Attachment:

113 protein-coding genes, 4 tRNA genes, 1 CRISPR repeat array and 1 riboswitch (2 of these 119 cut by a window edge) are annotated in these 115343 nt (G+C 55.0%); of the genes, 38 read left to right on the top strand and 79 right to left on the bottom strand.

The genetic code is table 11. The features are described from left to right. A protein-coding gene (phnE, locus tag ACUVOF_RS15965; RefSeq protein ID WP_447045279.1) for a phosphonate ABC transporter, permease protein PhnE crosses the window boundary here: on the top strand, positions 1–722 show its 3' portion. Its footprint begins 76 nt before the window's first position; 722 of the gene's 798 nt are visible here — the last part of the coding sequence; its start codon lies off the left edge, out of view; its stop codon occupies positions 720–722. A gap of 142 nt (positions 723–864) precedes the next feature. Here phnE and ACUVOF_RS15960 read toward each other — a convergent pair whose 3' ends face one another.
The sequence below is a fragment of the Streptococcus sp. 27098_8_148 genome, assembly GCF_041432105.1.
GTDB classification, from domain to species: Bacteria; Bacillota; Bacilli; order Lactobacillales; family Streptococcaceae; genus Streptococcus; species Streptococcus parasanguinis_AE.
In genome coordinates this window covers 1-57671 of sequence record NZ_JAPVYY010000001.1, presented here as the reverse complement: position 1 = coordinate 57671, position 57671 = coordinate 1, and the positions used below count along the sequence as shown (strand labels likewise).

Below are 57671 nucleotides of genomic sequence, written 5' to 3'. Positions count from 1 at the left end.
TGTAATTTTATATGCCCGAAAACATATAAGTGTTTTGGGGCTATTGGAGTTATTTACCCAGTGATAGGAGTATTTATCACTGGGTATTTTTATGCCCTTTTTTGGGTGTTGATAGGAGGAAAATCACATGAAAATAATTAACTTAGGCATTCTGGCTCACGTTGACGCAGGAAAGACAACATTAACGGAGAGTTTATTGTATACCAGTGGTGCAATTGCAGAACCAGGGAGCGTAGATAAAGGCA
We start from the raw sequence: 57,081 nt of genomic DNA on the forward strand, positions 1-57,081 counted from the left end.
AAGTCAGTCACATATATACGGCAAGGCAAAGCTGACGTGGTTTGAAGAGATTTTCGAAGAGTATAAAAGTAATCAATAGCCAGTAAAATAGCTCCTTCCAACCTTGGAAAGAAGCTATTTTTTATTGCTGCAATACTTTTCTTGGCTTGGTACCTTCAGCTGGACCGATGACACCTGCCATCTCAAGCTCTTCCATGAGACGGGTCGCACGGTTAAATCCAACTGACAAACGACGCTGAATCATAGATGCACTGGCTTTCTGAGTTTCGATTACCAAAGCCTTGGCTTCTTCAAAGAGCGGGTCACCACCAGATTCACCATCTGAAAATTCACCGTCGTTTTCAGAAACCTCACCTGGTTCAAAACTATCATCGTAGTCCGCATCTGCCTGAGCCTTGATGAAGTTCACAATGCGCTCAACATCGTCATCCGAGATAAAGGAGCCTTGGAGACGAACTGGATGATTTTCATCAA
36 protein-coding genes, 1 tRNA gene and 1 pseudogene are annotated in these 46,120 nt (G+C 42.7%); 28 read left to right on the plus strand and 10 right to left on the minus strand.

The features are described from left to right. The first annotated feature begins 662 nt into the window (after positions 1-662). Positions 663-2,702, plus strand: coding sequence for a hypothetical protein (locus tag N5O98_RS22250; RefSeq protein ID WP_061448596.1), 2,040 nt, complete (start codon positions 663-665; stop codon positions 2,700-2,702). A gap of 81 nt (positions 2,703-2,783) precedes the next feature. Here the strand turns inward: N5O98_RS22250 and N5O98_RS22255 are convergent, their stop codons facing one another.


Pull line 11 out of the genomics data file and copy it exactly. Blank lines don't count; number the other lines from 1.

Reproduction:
The features are described from left to right. The first annotated feature begins 662 nt into the window (after positions 1-662). Positions 663-2,702, plus strand: coding sequence for a hypothetical protein (locus tag N5O98_RS22250; RefSeq protein ID WP_061448596.1), 2,040 nt, complete (start codon positions 663-665; stop codon positions 2,700-2,702). A gap of 81 nt (positions 2,703-2,783) precedes the next feature. Here the strand turns inward: N5O98_RS22250 and N5O98_RS22255 are convergent, their stop codons facing one another.